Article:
Now it should be clear that this phrase the kingdom of God has no precise meaning or authority apart from the content assigned to it in the Holy Scriptures. Therefore, passing over for the moment the various theories (and they are many), let us attempt to establish its content on the basis of an inductive study on the Biblical material out of which the original idea arose. In examining the very extensive array of references, especially in the Old Testament, we are immediately impressed by a series of differences which at first seem almost contradictory.

In the first place, it appears that the kingdom is something which has always existed; yet it also seems to have a definite historical beginning among men.

Second, the kingdom appears as something universal outside of which there lies no created thing; yet again the kingdom is revealed as a local affair beginning on earth.

Third, the Kingdom appears in Scripture as the rule of God directly; yet it is often pictured as the rule of God through a mediator who serves as a channel between God and man.

Fourth, the divine kingdom is set forth as an unconditioned rule arising out of the sovereign nature of Deity itself; yet on the other hand it often appears as a kingdom based on a covenant made by God with man.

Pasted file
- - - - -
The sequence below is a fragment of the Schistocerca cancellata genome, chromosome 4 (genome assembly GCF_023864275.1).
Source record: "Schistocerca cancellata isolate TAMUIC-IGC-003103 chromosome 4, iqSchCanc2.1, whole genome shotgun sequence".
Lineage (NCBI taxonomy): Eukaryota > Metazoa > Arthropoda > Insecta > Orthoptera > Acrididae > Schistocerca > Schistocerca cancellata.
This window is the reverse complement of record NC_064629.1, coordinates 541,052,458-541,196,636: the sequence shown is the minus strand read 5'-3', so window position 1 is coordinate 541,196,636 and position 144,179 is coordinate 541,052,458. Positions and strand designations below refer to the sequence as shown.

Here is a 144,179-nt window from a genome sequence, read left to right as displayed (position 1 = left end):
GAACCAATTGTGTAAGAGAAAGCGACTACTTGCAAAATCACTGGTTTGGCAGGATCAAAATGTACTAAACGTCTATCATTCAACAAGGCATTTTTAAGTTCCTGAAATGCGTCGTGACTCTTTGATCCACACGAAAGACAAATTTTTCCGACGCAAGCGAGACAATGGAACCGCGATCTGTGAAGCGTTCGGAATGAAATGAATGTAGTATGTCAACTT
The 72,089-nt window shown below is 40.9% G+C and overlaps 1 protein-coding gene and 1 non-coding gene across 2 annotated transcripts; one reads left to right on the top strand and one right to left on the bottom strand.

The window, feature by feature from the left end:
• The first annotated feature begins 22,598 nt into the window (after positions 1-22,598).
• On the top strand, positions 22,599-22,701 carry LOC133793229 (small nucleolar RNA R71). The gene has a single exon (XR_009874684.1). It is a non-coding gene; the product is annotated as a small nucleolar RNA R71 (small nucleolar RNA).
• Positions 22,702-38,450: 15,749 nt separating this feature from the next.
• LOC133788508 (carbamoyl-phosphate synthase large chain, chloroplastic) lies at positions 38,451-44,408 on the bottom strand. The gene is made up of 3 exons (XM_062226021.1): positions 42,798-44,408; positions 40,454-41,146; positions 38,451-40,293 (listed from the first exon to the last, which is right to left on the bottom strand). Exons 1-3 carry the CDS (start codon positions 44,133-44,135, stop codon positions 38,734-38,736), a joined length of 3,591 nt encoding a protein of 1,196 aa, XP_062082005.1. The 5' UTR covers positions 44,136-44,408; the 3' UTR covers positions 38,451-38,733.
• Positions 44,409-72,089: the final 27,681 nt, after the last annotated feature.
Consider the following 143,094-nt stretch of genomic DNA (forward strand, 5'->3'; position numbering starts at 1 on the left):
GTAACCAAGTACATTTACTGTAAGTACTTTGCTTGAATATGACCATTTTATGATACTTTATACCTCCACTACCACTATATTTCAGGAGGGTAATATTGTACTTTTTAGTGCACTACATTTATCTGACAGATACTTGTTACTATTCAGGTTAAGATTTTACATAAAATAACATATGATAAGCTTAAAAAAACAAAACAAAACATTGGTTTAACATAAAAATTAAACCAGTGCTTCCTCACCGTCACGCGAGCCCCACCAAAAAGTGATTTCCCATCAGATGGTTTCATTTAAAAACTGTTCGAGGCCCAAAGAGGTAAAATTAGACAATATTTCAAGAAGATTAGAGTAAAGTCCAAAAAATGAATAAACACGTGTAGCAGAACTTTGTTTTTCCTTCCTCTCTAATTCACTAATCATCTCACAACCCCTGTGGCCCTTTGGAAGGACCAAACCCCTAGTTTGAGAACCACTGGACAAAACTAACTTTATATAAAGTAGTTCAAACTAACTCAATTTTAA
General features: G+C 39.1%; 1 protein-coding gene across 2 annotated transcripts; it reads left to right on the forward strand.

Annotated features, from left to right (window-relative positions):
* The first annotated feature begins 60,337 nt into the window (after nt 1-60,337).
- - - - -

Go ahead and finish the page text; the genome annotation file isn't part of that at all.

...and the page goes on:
Some of these distinctions, if not all, have been noticed by various Biblical scholars, and attempts have been made to explain them; either by asserting the existence of one kingdom with two aspects or phases, or by the assumption of two separate kingdoms. For example, Hengstenberg distinguishes between a “kingdom of power” and a “kingdom of grace.”  And Peters speaks of the one as “God’s universal, general sovereignty exercised by virtue of his being the creator,” while the other is the “Theocracy” or “Theocratic Kingdom.”  Recently we have seen the rise of a school of opinion, somewhat anti-intellectual in character, which, rejoicing apparently in the existence of religious paradox and tension for their own sake, is content to leave all such antinomies permanently unresolved.